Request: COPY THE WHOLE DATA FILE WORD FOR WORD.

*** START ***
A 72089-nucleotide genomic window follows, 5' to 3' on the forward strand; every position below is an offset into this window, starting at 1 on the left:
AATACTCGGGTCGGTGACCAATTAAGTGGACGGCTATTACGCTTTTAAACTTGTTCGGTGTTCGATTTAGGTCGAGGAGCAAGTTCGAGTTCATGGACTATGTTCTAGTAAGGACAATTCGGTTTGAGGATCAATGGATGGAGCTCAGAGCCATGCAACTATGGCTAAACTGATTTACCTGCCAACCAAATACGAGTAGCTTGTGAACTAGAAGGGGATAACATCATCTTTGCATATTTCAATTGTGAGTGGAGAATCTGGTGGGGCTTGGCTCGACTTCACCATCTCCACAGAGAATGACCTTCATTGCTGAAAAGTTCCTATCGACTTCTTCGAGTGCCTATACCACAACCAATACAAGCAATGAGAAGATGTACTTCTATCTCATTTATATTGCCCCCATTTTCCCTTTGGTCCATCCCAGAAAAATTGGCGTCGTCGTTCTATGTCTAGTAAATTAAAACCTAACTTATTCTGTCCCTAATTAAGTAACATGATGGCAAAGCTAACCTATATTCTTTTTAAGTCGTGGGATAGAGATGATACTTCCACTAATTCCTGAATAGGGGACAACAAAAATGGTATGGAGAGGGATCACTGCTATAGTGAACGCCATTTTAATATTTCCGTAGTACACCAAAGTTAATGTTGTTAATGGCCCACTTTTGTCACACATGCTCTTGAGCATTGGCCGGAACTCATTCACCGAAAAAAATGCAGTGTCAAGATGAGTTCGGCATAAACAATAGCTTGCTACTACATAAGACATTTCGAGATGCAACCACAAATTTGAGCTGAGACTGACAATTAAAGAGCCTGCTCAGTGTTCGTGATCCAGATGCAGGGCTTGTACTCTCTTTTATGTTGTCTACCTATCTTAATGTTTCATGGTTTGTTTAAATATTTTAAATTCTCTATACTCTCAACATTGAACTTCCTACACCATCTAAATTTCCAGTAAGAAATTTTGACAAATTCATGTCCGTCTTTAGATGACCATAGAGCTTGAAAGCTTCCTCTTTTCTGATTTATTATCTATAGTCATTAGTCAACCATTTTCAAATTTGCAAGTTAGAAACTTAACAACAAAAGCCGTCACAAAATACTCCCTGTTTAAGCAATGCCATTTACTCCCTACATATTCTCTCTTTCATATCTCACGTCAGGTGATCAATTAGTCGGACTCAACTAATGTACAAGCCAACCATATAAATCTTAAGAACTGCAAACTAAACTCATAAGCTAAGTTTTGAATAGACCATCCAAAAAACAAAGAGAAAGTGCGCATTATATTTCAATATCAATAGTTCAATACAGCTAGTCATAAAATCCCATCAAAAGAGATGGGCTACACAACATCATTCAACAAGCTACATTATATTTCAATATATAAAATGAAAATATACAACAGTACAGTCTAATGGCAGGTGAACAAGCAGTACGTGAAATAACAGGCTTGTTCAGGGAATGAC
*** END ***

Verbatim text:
A 72089-nucleotide genomic window follows, 5' to 3' on the forward strand; every position below is an offset into this window, starting at 1 on the left:
AATACTCGGGTCGGTGACCAATTAAGTGGACGGCTATTACGCTTTTAAACTTGTTCGGTGTTCGATTTAGGTCGAGGAGCAAGTTCGAGTTCATGGACTATGTTCTAGTAAGGACAATTCGGTTTGAGGATCAATGGATGGAGCTCAGAGCCATGCAACTATGGCTAAACTGATTTACCTGCCAACCAAATACGAGTAGCTTGTGAACTAGAAGGGGATAACATCATCTTTGCATATTTCAATTGTGAGTGGAGAATCTGGTGGGGCTTGGCTCGACTTCACCATCTCCACAGAGAATGACCTTCATTGCTGAAAAGTTCCTATCGACTTCTTCGAGTGCCTATACCACAACCAATACAAGCAATGAGAAGATGTACTTCTATCTCATTTATATTGCCCCCATTTTCCCTTTGGTCCATCCCAGAAAAATTGGCGTCGTCGTTCTATGTCTAGTAAATTAAAACCTAACTTATTCTGTCCCTAATTAAGTAACATGATGGCAAAGCTAACCTATATTCTTTTTAAGTCGTGGGATAGAGATGATACTTCCACTAATTCCTGAATAGGGGACAACAAAAATGGTATGGAGAGGGATCACTGCTATAGTGAACGCCATTTTAATATTTCCGTAGTACACCAAAGTTAATGTTGTTAATGGCCCACTTTTGTCACACATGCTCTTGAGCATTGGCCGGAACTCATTCACCGAAAAAAATGCAGTGTCAAGATGAGTTCGGCATAAACAATAGCTTGCTACTACATAAGACATTTCGAGATGCAACCACAAATTTGAGCTGAGACTGACAATTAAAGAGCCTGCTCAGTGTTCGTGATCCAGATGCAGGGCTTGTACTCTCTTTTATGTTGTCTACCTATCTTAATGTTTCATGGTTTGTTTAAATATTTTAAATTCTCTATACTCTCAACATTGAACTTCCTACACCATCTAAATTTCCAGTAAGAAATTTTGACAAATTCATGTCCGTCTTTAGATGACCATAGAGCTTGAAAGCTTCCTCTTTTCTGATTTATTATCTATAGTCATTAGTCAACCATTTTCAAATTTGCAAGTTAGAAACTTAACAACAAAAGCCGTCACAAAATACTCCCTGTTTAAGCAATGCCATTTACTCCCTACATATTCTCTCTTTCATATCTCACGTCAGGTGATCAATTAGTCGGACTCAACTAATGTACAAGCCAACCATATAAATCTTAAGAACTGCAAACTAAACTCATAAGCTAAGTTTTGAATAGACCATCCAAAAAACAAAGAGAAAGTGCGCATTATATTTCAATATCAATAGTTCAATACAGCTAGTCATAAAATCCCATCAAAAGAGATGGGCTACACAACATCATTCAACAAGCTACATTATATTTCAATATATAAAATGAAAATATACAACAGTACAGTCTAATGGCAGGTGAACAAGCAGTACGTGAAATAACAGGCTTGTTCAGGGAATGAC